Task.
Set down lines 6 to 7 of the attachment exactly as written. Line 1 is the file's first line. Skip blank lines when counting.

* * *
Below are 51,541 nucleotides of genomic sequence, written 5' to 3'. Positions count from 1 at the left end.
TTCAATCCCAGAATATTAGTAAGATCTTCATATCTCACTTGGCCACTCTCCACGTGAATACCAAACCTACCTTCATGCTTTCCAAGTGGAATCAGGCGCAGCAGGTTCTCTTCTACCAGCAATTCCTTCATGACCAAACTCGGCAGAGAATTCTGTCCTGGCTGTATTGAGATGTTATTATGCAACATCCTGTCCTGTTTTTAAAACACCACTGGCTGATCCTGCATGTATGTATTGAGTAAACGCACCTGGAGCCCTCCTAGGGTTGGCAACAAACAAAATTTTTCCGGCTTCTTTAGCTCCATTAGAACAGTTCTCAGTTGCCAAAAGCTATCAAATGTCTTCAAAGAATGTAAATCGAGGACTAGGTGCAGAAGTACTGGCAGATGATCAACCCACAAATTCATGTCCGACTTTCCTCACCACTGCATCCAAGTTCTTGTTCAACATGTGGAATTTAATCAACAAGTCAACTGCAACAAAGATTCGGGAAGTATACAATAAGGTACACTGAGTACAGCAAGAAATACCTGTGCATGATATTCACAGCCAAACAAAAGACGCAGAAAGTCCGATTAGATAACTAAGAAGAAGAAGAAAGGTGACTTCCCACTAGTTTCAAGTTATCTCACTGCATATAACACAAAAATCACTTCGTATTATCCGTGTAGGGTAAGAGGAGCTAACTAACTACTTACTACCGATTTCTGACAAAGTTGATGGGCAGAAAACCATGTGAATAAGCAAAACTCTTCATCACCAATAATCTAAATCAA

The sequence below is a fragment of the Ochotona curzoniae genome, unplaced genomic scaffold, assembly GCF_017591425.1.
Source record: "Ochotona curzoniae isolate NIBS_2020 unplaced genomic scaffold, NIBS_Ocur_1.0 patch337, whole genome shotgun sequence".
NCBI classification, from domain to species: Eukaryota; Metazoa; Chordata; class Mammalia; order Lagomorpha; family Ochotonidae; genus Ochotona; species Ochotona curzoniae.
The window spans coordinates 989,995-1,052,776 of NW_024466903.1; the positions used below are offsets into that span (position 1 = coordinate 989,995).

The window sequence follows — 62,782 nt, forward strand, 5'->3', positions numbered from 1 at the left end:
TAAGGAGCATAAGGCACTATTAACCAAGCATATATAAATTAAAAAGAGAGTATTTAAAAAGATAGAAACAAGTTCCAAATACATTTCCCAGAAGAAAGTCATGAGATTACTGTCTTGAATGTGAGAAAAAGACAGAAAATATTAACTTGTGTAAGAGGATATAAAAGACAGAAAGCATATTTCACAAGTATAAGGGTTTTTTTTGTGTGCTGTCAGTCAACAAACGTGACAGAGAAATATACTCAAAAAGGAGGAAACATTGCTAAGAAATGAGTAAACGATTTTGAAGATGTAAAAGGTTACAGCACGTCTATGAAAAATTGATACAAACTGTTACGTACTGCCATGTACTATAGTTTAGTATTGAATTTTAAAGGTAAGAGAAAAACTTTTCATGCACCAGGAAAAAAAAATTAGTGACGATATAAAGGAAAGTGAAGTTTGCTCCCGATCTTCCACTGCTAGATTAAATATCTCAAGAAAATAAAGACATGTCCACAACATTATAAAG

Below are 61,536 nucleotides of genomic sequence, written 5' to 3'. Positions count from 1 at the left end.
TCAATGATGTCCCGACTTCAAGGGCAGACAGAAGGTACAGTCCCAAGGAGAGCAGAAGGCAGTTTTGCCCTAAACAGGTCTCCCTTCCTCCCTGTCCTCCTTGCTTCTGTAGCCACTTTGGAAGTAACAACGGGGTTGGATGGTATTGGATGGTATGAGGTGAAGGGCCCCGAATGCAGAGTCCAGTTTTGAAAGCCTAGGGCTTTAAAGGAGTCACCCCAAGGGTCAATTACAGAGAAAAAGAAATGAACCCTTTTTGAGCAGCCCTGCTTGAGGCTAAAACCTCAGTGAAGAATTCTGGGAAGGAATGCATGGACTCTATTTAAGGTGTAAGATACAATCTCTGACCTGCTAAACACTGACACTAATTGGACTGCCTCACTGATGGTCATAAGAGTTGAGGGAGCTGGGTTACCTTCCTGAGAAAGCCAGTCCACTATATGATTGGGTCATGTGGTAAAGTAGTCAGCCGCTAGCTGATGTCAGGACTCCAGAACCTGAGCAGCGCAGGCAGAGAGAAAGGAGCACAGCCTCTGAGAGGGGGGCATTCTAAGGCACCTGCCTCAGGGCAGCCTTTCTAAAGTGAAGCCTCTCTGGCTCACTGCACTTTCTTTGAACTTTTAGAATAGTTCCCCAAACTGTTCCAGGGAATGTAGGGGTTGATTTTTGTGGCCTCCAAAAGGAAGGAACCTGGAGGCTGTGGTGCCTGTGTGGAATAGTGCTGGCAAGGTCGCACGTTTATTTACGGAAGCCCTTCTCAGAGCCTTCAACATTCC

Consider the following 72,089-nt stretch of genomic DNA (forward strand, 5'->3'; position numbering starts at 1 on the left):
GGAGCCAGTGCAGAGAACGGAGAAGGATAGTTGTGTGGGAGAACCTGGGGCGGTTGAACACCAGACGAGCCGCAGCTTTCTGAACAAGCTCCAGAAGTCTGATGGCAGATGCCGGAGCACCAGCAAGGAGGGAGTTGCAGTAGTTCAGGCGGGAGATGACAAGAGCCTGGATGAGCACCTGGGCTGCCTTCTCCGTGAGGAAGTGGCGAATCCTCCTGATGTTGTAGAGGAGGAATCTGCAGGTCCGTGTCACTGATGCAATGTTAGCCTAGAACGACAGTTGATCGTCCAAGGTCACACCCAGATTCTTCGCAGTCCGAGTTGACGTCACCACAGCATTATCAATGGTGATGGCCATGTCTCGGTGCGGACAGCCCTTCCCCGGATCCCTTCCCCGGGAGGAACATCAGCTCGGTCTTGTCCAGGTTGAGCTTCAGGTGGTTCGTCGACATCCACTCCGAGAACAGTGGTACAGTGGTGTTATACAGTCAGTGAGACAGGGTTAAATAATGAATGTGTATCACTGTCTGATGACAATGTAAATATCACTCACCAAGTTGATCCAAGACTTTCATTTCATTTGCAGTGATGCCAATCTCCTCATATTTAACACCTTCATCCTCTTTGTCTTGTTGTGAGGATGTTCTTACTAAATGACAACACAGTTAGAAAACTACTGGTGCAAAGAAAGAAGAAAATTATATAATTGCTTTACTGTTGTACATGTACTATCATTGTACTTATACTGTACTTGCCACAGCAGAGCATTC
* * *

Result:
The window spans coordinates 989,995-1,052,776 of NW_024466903.1; the positions used below are offsets into that span (position 1 = coordinate 989,995).

The window sequence follows — 62,782 nt, forward strand, 5'->3', positions numbered from 1 at the left end: